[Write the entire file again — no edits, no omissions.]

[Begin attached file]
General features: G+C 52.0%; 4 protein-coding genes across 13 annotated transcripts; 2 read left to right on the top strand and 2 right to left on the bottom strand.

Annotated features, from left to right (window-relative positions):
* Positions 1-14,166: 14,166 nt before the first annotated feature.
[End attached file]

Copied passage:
General features: G+C 52.0%; 4 protein-coding genes across 13 annotated transcripts; 2 read left to right on the top strand and 2 right to left on the bottom strand.

Annotated features, from left to right (window-relative positions):
* Positions 1-14,166: 14,166 nt before the first annotated feature.